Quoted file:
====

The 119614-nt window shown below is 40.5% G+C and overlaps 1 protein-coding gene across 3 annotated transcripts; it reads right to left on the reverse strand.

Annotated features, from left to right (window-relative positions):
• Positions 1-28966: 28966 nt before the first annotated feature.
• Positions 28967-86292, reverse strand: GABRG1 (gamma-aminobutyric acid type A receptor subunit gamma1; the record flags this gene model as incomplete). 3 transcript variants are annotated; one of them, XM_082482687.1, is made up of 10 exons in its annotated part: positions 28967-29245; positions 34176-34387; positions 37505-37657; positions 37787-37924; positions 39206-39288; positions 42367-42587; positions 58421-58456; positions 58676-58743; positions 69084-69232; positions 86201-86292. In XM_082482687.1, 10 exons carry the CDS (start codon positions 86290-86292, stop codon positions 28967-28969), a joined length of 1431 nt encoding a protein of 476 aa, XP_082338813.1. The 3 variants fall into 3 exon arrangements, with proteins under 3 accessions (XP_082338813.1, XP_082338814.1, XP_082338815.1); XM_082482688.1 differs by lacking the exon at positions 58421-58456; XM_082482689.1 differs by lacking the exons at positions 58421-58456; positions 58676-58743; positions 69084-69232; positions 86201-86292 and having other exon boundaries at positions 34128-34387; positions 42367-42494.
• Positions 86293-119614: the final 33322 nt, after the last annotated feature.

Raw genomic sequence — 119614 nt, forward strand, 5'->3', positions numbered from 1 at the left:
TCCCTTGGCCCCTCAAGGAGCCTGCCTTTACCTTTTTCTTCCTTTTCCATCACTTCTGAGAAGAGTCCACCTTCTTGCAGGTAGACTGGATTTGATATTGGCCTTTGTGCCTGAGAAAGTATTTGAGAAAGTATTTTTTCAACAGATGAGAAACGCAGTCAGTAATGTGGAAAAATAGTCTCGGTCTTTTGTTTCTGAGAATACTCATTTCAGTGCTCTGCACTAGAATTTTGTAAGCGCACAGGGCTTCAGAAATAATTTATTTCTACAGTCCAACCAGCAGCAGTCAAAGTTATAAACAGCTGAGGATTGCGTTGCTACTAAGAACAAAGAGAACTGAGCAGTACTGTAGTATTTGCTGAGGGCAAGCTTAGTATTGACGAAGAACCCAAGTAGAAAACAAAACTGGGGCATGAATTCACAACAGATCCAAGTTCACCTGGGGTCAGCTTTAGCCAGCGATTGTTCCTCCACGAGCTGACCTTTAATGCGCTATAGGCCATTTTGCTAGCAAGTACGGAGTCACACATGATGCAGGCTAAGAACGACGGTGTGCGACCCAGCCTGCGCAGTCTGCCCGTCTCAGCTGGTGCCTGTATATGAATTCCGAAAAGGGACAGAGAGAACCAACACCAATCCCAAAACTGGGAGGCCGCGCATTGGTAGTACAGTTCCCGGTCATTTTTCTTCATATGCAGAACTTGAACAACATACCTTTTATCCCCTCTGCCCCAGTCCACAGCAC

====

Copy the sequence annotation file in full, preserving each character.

The 119614-nt window shown below is 40.5% G+C and overlaps 1 protein-coding gene across 3 annotated transcripts; it reads right to left on the reverse strand.

Annotated features, from left to right (window-relative positions):
• Positions 1-28966: 28966 nt before the first annotated feature.
• Positions 28967-86292, reverse strand: GABRG1 (gamma-aminobutyric acid type A receptor subunit gamma1; the record flags this gene model as incomplete). 3 transcript variants are annotated; one of them, XM_082482687.1, is made up of 10 exons in its annotated part: positions 28967-29245; positions 34176-34387; positions 37505-37657; positions 37787-37924; positions 39206-39288; positions 42367-42587; positions 58421-58456; positions 58676-58743; positions 69084-69232; positions 86201-86292. In XM_082482687.1, 10 exons carry the CDS (start codon positions 86290-86292, stop codon positions 28967-28969), a joined length of 1431 nt encoding a protein of 476 aa, XP_082338813.1. The 3 variants fall into 3 exon arrangements, with proteins under 3 accessions (XP_082338813.1, XP_082338814.1, XP_082338815.1); XM_082482688.1 differs by lacking the exon at positions 58421-58456; XM_082482689.1 differs by lacking the exons at positions 58421-58456; positions 58676-58743; positions 69084-69232; positions 86201-86292 and having other exon boundaries at positions 34128-34387; positions 42367-42494.
• Positions 86293-119614: the final 33322 nt, after the last annotated feature.

Raw genomic sequence — 119614 nt, forward strand, 5'->3', positions numbered from 1 at the left:
TCCCTTGGCCCCTCAAGGAGCCTGCCTTTACCTTTTTCTTCCTTTTCCATCACTTCTGAGAAGAGTCCACCTTCTTGCAGGTAGACTGGATTTGATATTGGCCTTTGTGCCTGAGAAAGTATTTGAGAAAGTATTTTTTCAACAGATGAGAAACGCAGTCAGTAATGTGGAAAAATAGTCTCGGTCTTTTGTTTCTGAGAATACTCATTTCAGTGCTCTGCACTAGAATTTTGTAAGCGCACAGGGCTTCAGAAATAATTTATTTCTACAGTCCAACCAGCAGCAGTCAAAGTTATAAACAGCTGAGGATTGCGTTGCTACTAAGAACAAAGAGAACTGAGCAGTACTGTAGTATTTGCTGAGGGCAAGCTTAGTATTGACGAAGAACCCAAGTAGAAAACAAAACTGGGGCATGAATTCACAACAGATCCAAGTTCACCTGGGGTCAGCTTTAGCCAGCGATTGTTCCTCCACGAGCTGACCTTTAATGCGCTATAGGCCATTTTGCTAGCAAGTACGGAGTCACACATGATGCAGGCTAAGAACGACGGTGTGCGACCCAGCCTGCGCAGTCTGCCCGTCTCAGCTGGTGCCTGTATATGAATTCCGAAAAGGGACAGAGAGAACCAACACCAATCCCAAAACTGGGAGGCCGCGCATTGGTAGTACAGTTCCCGGTCATTTTTCTTCATATGCAGAACTTGAACAACATACCTTTTATCCCCTCTGCCCCAGTCCACAGCAC